The booth enables you to choose your own pose. A video camera films you in the kiosk and you can freeze and unfreeze the filming until you find a suitably attractive likeness. You can then take a print off on ordinary photographic paper.
The technology also allows users to chose a number of different print options for the same price - one portrait print, four for passport type use, or even 16.
You can also transpose a picture of yourself next to King Kong, Princess Di or whichever celebrity's picture is held in the machine's memory bank.
According to Photo-Me, however, such frivolity is beyond the British. The new booths will be introduced in Continental Europe, specifically France, first. The competition is also much tougher outside the UK and the new technology will give Photo-Me a significant advantage.
If all goes to plan, Photo-Me will gradually replace all its 18,000 old-style booths. As well as providing a better service, the new machines promise to be cheaper to run.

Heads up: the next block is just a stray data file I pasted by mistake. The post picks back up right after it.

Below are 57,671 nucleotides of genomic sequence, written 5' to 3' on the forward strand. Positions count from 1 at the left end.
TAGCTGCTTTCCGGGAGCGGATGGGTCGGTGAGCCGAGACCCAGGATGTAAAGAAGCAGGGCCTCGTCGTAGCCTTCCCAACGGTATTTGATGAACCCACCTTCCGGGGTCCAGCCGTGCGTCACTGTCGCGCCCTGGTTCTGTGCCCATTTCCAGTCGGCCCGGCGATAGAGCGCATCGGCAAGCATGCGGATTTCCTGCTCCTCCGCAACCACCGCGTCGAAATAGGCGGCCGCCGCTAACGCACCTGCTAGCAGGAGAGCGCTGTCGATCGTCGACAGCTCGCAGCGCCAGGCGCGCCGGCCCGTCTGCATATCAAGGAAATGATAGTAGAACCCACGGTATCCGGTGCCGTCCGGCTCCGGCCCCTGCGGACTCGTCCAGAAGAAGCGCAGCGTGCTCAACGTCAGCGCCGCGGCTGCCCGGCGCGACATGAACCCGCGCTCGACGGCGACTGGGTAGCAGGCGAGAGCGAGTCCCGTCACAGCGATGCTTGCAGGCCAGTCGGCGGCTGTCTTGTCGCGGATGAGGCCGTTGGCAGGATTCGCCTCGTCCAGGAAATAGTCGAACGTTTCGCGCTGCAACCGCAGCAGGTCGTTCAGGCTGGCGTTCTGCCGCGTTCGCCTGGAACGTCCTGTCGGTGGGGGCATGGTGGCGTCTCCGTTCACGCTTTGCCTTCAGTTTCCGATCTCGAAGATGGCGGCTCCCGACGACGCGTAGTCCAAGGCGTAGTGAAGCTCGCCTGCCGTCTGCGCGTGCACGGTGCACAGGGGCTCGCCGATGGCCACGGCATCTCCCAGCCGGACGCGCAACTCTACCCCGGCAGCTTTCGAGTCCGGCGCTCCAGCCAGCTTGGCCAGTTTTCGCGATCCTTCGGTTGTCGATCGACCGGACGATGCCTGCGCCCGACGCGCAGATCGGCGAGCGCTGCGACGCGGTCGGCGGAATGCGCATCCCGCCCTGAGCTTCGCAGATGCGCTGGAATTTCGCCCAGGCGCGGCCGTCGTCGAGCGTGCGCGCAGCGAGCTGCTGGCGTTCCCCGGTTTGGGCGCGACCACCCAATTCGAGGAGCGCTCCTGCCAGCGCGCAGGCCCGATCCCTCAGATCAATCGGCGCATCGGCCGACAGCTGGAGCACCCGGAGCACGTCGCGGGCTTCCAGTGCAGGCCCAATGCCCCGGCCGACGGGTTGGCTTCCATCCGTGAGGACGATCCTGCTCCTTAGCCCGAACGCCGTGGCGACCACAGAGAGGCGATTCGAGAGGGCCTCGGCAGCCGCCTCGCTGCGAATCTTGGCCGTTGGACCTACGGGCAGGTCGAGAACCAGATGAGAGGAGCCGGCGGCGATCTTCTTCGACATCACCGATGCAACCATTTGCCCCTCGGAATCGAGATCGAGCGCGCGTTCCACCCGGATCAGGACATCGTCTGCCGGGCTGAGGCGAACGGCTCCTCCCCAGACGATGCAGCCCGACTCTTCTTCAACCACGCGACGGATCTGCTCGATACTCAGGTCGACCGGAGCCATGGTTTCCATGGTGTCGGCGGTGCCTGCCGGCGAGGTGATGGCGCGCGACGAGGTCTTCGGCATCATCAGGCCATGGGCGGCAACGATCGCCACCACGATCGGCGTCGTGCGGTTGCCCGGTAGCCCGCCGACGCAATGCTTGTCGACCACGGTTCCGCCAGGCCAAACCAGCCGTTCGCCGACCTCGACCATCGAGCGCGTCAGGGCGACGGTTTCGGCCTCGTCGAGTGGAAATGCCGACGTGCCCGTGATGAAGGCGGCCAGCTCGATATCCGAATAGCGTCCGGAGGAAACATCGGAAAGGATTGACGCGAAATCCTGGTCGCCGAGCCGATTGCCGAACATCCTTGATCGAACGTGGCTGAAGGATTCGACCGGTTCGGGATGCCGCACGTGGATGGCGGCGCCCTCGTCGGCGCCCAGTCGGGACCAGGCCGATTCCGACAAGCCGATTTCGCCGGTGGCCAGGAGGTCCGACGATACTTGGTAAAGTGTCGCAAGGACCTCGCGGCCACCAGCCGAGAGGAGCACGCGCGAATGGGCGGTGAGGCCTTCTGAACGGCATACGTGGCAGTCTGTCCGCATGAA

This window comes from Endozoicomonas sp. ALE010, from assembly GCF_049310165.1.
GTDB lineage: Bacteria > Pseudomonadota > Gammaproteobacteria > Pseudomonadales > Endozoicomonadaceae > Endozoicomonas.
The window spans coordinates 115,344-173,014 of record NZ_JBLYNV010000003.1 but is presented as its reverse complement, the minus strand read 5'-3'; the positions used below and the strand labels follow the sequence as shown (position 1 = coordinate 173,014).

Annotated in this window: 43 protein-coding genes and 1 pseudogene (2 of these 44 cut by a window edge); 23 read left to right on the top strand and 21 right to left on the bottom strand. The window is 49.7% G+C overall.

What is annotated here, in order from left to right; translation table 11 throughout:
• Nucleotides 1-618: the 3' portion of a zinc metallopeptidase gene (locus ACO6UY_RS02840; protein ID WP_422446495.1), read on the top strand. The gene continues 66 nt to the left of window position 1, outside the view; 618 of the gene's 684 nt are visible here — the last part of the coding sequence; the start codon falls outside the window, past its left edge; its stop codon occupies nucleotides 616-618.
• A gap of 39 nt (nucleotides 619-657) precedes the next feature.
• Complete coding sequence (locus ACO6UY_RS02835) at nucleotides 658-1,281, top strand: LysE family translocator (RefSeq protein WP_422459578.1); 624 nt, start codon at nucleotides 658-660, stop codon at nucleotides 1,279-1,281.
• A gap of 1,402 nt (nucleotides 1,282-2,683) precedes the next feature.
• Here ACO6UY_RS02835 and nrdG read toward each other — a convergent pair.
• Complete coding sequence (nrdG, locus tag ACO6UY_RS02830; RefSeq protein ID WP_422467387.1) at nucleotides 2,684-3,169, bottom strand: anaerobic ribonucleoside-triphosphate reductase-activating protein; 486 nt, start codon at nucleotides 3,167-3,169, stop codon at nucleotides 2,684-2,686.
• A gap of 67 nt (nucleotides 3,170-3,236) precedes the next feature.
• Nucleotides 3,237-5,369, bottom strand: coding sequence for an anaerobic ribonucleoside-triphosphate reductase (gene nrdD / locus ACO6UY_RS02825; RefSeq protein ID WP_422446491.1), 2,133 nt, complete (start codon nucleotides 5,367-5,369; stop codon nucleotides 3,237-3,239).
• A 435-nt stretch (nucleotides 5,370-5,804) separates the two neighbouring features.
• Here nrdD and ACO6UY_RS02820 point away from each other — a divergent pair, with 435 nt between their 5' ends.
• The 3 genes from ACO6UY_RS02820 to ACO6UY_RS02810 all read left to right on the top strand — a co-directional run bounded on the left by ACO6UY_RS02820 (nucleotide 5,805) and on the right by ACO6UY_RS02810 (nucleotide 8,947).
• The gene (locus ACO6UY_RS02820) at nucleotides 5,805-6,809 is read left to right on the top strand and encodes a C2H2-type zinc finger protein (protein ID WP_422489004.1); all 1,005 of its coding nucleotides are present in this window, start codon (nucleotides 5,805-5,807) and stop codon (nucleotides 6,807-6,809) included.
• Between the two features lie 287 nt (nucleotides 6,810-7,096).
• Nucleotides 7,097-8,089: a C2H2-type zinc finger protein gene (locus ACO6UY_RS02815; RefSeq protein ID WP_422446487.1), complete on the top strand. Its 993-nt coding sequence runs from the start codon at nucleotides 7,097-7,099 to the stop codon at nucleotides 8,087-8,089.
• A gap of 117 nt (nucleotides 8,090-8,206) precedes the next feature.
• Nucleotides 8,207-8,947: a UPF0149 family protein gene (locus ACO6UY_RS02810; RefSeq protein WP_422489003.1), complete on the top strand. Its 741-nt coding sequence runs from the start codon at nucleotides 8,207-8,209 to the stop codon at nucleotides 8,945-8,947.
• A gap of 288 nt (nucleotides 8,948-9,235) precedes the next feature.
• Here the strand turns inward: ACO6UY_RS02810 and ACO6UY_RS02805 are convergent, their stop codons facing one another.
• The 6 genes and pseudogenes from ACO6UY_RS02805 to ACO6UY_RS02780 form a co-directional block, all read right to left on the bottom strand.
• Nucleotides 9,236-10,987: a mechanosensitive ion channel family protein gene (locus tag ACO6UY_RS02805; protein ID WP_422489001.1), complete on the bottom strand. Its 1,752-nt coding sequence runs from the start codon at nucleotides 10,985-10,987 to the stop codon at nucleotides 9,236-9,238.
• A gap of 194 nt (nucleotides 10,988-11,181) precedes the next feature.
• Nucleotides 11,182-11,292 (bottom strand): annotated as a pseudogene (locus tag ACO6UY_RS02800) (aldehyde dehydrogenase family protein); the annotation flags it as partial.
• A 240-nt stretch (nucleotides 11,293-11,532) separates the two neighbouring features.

Under its strategy the group will also recycle the ordinary machines for use in less developed countries.
The potential of the new booths has yet to show in KIS's profits, which means that the pounds 38m Photo-Me is paying owes more to prospects for growth than current profits. In the short term, however, earnings are likely to be diluted by as much as a sixth.
At 310p the stock is trading on a multiple of 21 times 1994 earnings and 19 times the forecast 1995 figure. But prospects further out mean Photo-Me deserves the premium rating.Reuse content